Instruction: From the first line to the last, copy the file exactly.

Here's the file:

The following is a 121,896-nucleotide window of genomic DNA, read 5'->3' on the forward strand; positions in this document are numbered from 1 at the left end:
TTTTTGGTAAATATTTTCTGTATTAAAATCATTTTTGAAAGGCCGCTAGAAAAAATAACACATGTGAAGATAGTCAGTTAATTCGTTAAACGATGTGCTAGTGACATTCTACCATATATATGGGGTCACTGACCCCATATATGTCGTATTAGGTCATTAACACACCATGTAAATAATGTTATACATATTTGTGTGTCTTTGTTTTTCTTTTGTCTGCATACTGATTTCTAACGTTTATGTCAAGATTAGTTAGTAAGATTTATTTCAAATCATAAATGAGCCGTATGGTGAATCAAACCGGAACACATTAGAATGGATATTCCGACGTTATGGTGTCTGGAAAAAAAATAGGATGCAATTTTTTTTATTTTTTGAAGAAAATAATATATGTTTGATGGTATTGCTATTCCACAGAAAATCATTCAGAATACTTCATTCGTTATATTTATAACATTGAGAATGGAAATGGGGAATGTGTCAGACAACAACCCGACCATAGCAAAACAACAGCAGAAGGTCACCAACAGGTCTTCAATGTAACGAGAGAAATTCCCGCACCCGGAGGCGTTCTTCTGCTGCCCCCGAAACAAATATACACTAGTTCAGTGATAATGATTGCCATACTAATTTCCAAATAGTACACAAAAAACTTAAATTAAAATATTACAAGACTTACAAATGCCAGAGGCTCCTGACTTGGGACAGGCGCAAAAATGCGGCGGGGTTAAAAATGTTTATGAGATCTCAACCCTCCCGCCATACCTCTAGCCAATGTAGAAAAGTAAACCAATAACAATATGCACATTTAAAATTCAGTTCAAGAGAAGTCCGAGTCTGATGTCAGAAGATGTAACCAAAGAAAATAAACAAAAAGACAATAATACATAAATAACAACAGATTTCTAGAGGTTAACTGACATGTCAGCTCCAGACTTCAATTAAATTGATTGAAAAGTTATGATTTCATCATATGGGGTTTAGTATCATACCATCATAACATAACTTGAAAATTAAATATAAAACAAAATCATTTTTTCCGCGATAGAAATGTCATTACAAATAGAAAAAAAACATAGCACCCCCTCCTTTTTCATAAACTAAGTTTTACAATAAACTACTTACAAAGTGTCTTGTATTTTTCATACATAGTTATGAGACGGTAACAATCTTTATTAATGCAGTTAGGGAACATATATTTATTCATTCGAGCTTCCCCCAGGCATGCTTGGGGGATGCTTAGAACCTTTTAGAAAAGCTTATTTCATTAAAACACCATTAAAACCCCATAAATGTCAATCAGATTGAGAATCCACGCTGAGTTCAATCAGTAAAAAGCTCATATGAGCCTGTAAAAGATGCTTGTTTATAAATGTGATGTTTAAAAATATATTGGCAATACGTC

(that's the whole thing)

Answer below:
The following is a 121,896-nucleotide window of genomic DNA, read 5'->3' on the forward strand; positions in this document are numbered from 1 at the left end:
TTTTTGGTAAATATTTTCTGTATTAAAATCATTTTTGAAAGGCCGCTAGAAAAAATAACACATGTGAAGATAGTCAGTTAATTCGTTAAACGATGTGCTAGTGACATTCTACCATATATATGGGGTCACTGACCCCATATATGTCGTATTAGGTCATTAACACACCATGTAAATAATGTTATACATATTTGTGTGTCTTTGTTTTTCTTTTGTCTGCATACTGATTTCTAACGTTTATGTCAAGATTAGTTAGTAAGATTTATTTCAAATCATAAATGAGCCGTATGGTGAATCAAACCGGAACACATTAGAATGGATATTCCGACGTTATGGTGTCTGGAAAAAAAATAGGATGCAATTTTTTTTATTTTTTGAAGAAAATAATATATGTTTGATGGTATTGCTATTCCACAGAAAATCATTCAGAATACTTCATTCGTTATATTTATAACATTGAGAATGGAAATGGGGAATGTGTCAGACAACAACCCGACCATAGCAAAACAACAGCAGAAGGTCACCAACAGGTCTTCAATGTAACGAGAGAAATTCCCGCACCCGGAGGCGTTCTTCTGCTGCCCCCGAAACAAATATACACTAGTTCAGTGATAATGATTGCCATACTAATTTCCAAATAGTACACAAAAAACTTAAATTAAAATATTACAAGACTTACAAATGCCAGAGGCTCCTGACTTGGGACAGGCGCAAAAATGCGGCGGGGTTAAAAATGTTTATGAGATCTCAACCCTCCCGCCATACCTCTAGCCAATGTAGAAAAGTAAACCAATAACAATATGCACATTTAAAATTCAGTTCAAGAGAAGTCCGAGTCTGATGTCAGAAGATGTAACCAAAGAAAATAAACAAAAAGACAATAATACATAAATAACAACAGATTTCTAGAGGTTAACTGACATGTCAGCTCCAGACTTCAATTAAATTGATTGAAAAGTTATGATTTCATCATATGGGGTTTAGTATCATACCATCATAACATAACTTGAAAATTAAATATAAAACAAAATCATTTTTTCCGCGATAGAAATGTCATTACAAATAGAAAAAAAACATAGCACCCCCTCCTTTTTCATAAACTAAGTTTTACAATAAACTACTTACAAAGTGTCTTGTATTTTTCATACATAGTTATGAGACGGTAACAATCTTTATTAATGCAGTTAGGGAACATATATTTATTCATTCGAGCTTCCCCCAGGCATGCTTGGGGGATGCTTAGAACCTTTTAGAAAAGCTTATTTCATTAAAACACCATTAAAACCCCATAAATGTCAATCAGATTGAGAATCCACGCTGAGTTCAATCAGTAAAAAGCTCATATGAGCCTGTAAAAGATGCTTGTTTATAAATGTGATGTTTAAAAATATATTGGCAATACGTC